A 2016 report in the journal Nutrients reviewed 13 studies that involved 3,628 participants in all. The participants were said to have a lower body weight due to eating this type of diet.
Might Reduce Blood Sugar
You’re not expecting cucumber to contain a lot of sugar, and you’d be right. That’s why it might be a key food in controlling blood sugar, which is crucial for diabetes patients.
According to a classic study published in The Journal of Ethnopharmacology, when the researchers studied 27 rabbits and the effect of diet on the animal’s blood sugar, the researchers confirmed that cucumbers lowered blood sugar.
Now, this is an animal study and so the results may not apply to people. That said, the findings of the study are promising enough that you should feel inclined to eat more cucumber even if you aren’t at risk of diabetes.
Contains Plenty of Nutrients and Antioxidants
Cucumber is way more than just water. The fruit also has manganese, potassium, magnesium, vitamin K, and even some vitamin C.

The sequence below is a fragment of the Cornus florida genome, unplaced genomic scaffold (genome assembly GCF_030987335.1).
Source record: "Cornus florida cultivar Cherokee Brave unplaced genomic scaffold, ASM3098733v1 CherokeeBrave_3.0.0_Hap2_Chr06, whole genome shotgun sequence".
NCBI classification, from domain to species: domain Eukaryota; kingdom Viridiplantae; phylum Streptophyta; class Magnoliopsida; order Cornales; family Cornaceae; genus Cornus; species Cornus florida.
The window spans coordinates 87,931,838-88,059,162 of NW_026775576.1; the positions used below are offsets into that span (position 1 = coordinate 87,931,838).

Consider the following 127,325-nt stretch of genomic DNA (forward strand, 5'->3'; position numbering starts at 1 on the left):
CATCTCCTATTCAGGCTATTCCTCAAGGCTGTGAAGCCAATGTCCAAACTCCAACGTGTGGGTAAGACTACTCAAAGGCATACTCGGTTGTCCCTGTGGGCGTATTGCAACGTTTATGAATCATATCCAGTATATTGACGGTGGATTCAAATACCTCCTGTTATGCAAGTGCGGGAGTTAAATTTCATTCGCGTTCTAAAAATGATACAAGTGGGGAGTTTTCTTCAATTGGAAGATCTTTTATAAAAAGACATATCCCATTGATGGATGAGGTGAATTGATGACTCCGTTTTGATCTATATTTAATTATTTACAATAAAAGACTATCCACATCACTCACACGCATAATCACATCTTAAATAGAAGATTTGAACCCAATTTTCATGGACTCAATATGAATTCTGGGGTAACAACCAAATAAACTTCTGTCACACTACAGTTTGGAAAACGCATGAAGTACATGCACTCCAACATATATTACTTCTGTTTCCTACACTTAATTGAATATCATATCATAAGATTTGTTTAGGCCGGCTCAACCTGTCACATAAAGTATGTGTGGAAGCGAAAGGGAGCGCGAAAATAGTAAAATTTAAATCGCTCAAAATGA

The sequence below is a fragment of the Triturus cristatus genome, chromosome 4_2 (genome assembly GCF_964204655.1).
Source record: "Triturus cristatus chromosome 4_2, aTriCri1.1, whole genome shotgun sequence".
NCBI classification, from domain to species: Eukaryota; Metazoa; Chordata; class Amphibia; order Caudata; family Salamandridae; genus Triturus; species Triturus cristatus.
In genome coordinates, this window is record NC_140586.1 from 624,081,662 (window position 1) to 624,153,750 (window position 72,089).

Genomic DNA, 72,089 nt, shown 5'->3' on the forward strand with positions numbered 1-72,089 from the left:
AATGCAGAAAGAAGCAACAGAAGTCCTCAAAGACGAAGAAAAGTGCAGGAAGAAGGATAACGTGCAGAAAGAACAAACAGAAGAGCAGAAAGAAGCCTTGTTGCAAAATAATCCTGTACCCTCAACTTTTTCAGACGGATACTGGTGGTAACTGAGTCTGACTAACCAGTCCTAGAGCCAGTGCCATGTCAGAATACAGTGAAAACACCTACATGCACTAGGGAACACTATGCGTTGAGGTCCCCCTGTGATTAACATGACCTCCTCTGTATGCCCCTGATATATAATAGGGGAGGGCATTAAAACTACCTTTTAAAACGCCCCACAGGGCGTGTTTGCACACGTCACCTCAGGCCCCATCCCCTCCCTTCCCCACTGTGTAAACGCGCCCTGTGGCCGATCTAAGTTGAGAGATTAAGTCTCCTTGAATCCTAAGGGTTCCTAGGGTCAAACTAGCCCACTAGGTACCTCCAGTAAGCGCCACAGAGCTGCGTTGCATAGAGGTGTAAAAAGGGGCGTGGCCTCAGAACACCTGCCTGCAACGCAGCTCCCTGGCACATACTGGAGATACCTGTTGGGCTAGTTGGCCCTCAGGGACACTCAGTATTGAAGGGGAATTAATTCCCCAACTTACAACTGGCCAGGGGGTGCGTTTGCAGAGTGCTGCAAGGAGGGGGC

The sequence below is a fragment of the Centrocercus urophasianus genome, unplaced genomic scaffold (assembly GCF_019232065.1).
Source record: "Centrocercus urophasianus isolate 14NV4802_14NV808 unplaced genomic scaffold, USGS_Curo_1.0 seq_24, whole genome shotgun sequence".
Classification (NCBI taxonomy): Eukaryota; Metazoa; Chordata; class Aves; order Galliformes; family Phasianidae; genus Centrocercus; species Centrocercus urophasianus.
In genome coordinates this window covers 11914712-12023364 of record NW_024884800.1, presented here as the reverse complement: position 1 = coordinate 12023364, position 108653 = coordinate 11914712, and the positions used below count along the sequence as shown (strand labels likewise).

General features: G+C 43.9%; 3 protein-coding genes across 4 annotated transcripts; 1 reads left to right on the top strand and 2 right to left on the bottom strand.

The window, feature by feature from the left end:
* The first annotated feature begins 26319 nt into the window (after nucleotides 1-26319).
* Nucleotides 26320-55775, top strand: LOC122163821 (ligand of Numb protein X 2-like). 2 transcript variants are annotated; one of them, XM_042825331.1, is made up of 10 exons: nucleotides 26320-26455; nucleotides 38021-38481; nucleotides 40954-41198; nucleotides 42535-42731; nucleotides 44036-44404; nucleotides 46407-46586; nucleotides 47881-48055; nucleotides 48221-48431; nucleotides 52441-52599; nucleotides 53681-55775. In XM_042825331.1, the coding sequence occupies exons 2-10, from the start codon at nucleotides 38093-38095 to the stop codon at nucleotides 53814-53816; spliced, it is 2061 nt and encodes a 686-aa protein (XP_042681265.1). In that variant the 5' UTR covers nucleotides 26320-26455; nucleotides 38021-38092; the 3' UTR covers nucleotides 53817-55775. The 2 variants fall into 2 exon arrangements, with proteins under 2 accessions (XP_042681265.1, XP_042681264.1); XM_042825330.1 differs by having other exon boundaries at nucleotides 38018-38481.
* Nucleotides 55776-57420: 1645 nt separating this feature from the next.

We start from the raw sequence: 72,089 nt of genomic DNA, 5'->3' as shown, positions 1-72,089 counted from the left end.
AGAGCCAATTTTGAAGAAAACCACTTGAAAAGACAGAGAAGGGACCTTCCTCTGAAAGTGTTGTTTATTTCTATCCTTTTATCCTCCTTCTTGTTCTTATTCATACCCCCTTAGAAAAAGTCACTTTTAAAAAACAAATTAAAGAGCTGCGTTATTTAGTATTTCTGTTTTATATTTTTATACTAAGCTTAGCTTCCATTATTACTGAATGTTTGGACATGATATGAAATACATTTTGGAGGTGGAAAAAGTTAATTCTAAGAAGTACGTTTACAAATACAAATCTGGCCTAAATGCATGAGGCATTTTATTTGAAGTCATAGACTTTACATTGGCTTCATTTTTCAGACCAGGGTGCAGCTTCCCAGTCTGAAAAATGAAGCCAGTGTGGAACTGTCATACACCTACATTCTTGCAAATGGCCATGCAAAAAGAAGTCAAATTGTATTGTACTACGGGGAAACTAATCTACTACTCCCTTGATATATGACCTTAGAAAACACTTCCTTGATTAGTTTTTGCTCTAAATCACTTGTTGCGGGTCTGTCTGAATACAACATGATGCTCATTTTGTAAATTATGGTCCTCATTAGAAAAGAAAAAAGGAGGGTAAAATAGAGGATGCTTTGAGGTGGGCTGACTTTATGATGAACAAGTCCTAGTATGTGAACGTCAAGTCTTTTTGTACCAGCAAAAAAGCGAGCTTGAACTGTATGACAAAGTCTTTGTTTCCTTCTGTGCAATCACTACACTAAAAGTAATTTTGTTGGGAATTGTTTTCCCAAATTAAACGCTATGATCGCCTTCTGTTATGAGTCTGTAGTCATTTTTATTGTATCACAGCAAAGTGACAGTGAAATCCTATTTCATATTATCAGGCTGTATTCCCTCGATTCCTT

Manganese regulates sex hormones and blood clotting while helping the body develop healthy bone and connective tissue.
Potassium manages our nerve signals, muscle contractions, and fluid balance and might be able to prevent kidney stones, osteoporosis, and stroke.
Magnesium controls our energy production as well as nerve and muscle function.
Vitamin K can produce four major proteins to clot blood (out of a possible 13) and vitamin C safeguards the body from free radical damage.
Cucumbers contain plenty of antioxidants too!
They Taste Good!
Even if you’re picky about the fruits and vegetables you consume due to the taste, cucumber barely tastes like anything. The texture is quite appealing too, so why not eat one?
Our Favorite Keto Cucumber Recipes